All About Mimi

At the start of the decade, Mariah Carey's star looked on the wane — bad record sales and rumours of a breakdown plagued the R&B diva. But, with her latest number-one album and a string of multi-million dollar deals, the queen of excess is ready to reclaim her throne.

Marie Claire (UK) July 2006. Text by Choire Sicha.

'I haven't been out of the apartment for a few days,' Mariah Carey tells me. She's pretty much just woken up. It's 8:30pm on a Friday night, and she's been nocturnal all week. I follow her on a tour of her home as she totters down the hall in a pair of black Agent Provocateur Hollywood Pom Pom mules. Carey says she always wears heels around the house because she walks on her tippy-toes. And, anyway, she says, 'They're not high compared to a street shoe that I would wear, darling!'

Mariah Carey's house is at the top of a tower, a duplex penthouse in TriBeCa, an area of town that has just been named the most expensive in New York City. Her living room on the 5,000sq-ft 17th floor is warm and welcoming, with cushions and flowers — everything is taupe and beige and gold and cream. Marilyn Monroe's white piano, for which Carey paid over £350,000 in October 1999, is surrounded by dainty white ropes. A local soul radio station plays on hidden speakers.

Carey's housekeeper helpfully describes Mariah's outfit as 'around-the-house casual': in addition to the heels, she's wearing black tailored Juicy Couture pants and a tank top, the combination making an offering of her abundant chest. Honestly, the 36-year-old Carey looks stunning and young.

In the large kitchen, Jack, the little terrier, clicks-clacks around the room clad in a glittery collar. Carey's been debating the 'flyness' of his accessory — was it too-too? 'No one's allowed to give him treats but me,' she begins telling me, then her mobile rings. (Her ringtone is Bow Wow's Fresh Amiziz.) She talks for a few seconds, tosses a ball for the dog, then leads me upstairs, to the penthouse's own small penthouse, and out onto a large terrace. Carey wants to turn this space into Club Mimi: fresh air for her and her friends — not like all those crowded and sometimes dangerously smoky joints she says she always ends up in; those inevitable late-night trips to Manhattan's prime celeb hangout, Bungalow 8.

I think we're just about ready for the interview when Jack decides to pee in the corner of the terrace before careering off into a Moroccan-themed room and then off downstairs. 'If he's running around down there he'll attack my drapes,' worries Carey, before hitting the intercom and saying, 'Can you guys grab Jack, please? He's having the time of his life.'

Finally, happy that Jack no longer poses a threat to her curtains, Mariah, surrounded by a hundred plump cushions, kicks off her heels, and snuggles up on the Moroccan couch. She speaks in the low voice she's had all her life. 'The other kids at school would say, "Could you call and pretend to be my mom?'" she recalls. Her barest whisper fills a room in a very strange way, and when she laughs, she laughs a lot. She can, and does, break into flawless song mid-sentence.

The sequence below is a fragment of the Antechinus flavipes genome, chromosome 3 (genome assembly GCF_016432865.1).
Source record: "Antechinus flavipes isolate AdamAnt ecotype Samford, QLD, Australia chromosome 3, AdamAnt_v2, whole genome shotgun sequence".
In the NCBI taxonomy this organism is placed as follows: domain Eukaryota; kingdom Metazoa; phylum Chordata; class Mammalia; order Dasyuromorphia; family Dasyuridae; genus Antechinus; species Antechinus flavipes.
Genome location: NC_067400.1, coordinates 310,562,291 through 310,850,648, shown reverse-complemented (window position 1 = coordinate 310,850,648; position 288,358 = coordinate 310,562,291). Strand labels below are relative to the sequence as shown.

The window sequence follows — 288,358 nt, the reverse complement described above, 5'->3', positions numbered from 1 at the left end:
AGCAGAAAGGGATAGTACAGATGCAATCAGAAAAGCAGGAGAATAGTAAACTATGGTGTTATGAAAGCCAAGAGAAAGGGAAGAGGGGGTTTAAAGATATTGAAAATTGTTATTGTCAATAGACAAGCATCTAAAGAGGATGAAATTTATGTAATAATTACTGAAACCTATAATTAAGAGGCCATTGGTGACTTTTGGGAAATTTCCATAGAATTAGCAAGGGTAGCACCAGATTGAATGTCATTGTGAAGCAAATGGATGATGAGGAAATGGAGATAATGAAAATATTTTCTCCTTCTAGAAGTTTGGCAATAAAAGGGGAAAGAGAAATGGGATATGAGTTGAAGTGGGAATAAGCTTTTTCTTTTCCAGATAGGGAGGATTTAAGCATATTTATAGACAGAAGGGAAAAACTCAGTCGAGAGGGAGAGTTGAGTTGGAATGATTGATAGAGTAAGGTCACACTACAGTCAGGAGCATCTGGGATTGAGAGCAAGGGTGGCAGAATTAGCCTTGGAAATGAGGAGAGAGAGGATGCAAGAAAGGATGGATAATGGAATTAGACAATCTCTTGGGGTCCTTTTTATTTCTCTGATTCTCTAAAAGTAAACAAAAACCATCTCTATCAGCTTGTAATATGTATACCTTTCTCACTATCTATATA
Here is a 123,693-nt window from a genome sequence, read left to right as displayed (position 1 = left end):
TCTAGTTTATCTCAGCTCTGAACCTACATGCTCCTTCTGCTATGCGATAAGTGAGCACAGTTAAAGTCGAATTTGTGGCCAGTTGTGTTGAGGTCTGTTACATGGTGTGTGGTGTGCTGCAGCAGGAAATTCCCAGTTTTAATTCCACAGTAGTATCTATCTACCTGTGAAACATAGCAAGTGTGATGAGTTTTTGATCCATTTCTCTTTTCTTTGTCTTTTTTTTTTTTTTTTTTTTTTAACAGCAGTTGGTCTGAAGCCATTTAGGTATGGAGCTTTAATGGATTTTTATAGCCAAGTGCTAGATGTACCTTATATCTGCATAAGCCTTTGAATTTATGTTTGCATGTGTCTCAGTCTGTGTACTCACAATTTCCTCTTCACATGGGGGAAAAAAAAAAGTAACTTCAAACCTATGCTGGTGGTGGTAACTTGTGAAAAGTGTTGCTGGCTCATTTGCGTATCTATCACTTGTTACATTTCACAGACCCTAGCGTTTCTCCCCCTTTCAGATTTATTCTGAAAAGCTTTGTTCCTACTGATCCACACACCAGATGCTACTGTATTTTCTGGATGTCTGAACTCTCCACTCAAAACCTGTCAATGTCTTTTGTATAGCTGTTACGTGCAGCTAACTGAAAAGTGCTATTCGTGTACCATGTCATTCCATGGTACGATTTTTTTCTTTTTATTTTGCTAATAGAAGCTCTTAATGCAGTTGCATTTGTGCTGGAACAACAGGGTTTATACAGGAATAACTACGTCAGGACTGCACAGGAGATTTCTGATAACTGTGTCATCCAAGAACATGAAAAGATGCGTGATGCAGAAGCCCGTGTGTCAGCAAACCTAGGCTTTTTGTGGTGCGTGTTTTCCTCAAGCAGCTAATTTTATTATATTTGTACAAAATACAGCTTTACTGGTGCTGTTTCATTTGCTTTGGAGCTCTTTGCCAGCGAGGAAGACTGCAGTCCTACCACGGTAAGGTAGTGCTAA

This month sees the release of Say Somethin', the latest shiny slice of perfect popular R&B hewn from the rich seam that is Carey's latest album, The Emancipation of Mimi. Written with Pharrell Williams, Carey joins Snoop Dogg on a deceptively infectious musical trip that's guaranteed to be one of the anthems of the summer.

Carey says she hears song bits in her head all the time — fleeting bits of melisma and complicated modulations and melodies — but so briefly that she sometimes has to call her answerphone to record them or have a musician around to help her explore them. She prefers working late at night, in a dark studio. Recently, she's been recording in Anguilla in the West Indies and on the island of Capri, looking out over the Mediterranean. 'I really work well by the water,' she says. And where do these musical ideas come from? 'I don't know where,' she answers. Then, 'No! Obviously, I do — those moments of creative bursts are gifts from God,' she smiles. Over the course of the interview, the only other singers Carey mentions are two much lesser-known gospel masters: Kim Burrell and Karen Clark-Sheard. 'They're just really channelling — it's coming from God. A lot of people, it's too much for them — they can't follow it. It's just too deep for them.'

Carey, whose career nearly stalled and died, has had her revenge, but it's not the one you might think. 'Depending on the designer,' she says, covering herself up in a moment of reflex physical discomfort, 'I'm between a size four and a six [a UK8 and 10].' Then she boldly shows me her flat stomach. She could, she tells me, get down to a size two if she really wanted to, but she won't. She's thin now because it really made her mad when people talked about her being fat. 'I had to change my relationship with food,' she says. 'I know — it sucks.'

'I have a trainer,' Carey continues, 'but she lives on St. Barts, in the West Indies. Of course, only I would have a trainer who lives on St. Barts — but she's fabulous. She weighs one pound soaking wet,' she laughs. 'She is a dictator!' They do water aerobics. '"Encore" is her favourite word.'

But The Emancipation of Mimi and its absurdly huge success after a few difficult years when Carey's singles and albums underperformed was also powered by something else.

'People ask me, "What do you say to all those naysayers who wrote you off?" And I dont' have to say anything to them.' She believes the album was a success because she followed her heart and her ear, and she thinks her emotional peace with all her mess of a history shines through. The subtext of the way she talks about her older work is that producers and executives wanted her to make mainstream music; they thought audiences wouldn't get her being herself. 'Or so the record company thought. But I guess they were wrong,' she smiles.